Actions, Insights and Notes

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ActionsInsightsAndNotes
Photo by Linds 🙂

I find chunking my notes from lectures and training helps me turn insights into action.  I chunk them into three categories: actions, insights, and notes.  This simple refactoring helps me quickly find the actions or my “ah has” without having to fish through a laundry list of reference points.  I bubble these to the top so I can find them at a glance.  The act of refactoring my notes also helps remind me of the most valuable parts, which is usually the new distinctions I learned, or the new actions I can take. 

Actions, Insights, and Notes

Here’s the purpose of my three categories:

  • Actions – this is a tickler list of things I’m going to go do.
  • Insights – this is a tickler list of distinctions and “ah-ha”‘s from the sessions.
  • Notes – this is my raw tickler list and details of key notes throughout the session.

Why It’s Effective
It’s simple, but effective.  It’s effective because rather than just a list of notes, it’s distilled actions and reference points.  One of the best ways to turn information into action is to take the moment to figure out a few ways to act on what you learn.

Putting It Into Action
Here’s what I do

  1. Capture the notes.  During the session, I can capture a lot of notes fairly quickly.  I typically use a pad of post-its and jot down key things.  These are my raw notes.  For example, during the lecture or training, I’ll take a bunch of notes in a pretty linear fashion.  It represents a stream of real-time notes.
  2. List the bulleted notes.  I transfer the notes to an electronic store (usually notepad).  I title this section Notes.  This is a fast, focused step.  Sometimes I use Dragon NaturallySpeaking software and just read my notes rapidly. 
  3. Cherry pick the insights.  I scan my notes and cherry pick the insights.  I put these under an Insights section that I create above my Notes section.
  4. Cherry pick the actions.  I scan my notes and cherry pick the actions.  I put these under an Actions section that I create above my Insights section.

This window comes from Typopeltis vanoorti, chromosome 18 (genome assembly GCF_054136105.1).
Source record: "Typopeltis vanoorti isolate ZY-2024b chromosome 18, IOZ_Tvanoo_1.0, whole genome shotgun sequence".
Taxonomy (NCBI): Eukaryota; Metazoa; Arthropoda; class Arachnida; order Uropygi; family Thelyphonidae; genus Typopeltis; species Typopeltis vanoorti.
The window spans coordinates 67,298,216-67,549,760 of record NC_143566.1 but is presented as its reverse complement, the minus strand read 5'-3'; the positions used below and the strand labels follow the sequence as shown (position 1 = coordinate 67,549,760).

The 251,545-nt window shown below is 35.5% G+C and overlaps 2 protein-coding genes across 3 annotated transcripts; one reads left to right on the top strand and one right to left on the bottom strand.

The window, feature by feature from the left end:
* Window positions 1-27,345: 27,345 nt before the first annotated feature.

The result is a crisp set of actions, a crisp set of insights, and then a full reference list of notes.  Taking  a few quick passes through my notes, reminds me of key things and helps the information sink in deeper.   Deliberately turning notes into insights and actions also helps retention.  Think of it as challenging yourself to use what you learn.

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18 COMMENTS

  1. Good stuff!
    I use similar technique.
    Being able to quickly capture stuff, quickly scan it and cherry pick most significant action items is the key for me to get results

  2. Its really funny. I keep getting back to PMI again and again. It is a very potent weapon, infact a must have in your repertoire for you to be successful.

    After reading through this article, I was recollecting a few instances of meetings where I could not come out with Actions that are crisp. I guess I was forming opinions on the importance of the note when I was taking them down, and not giving enough thought on the rest of the notes.

    I really do steps 2 & 3 all the time. In the end though, I never come up with a crisp set of Actions. I always tended to pick Notes/Insights -> Actions that interested me the most, or the ones that I already had an opinion on.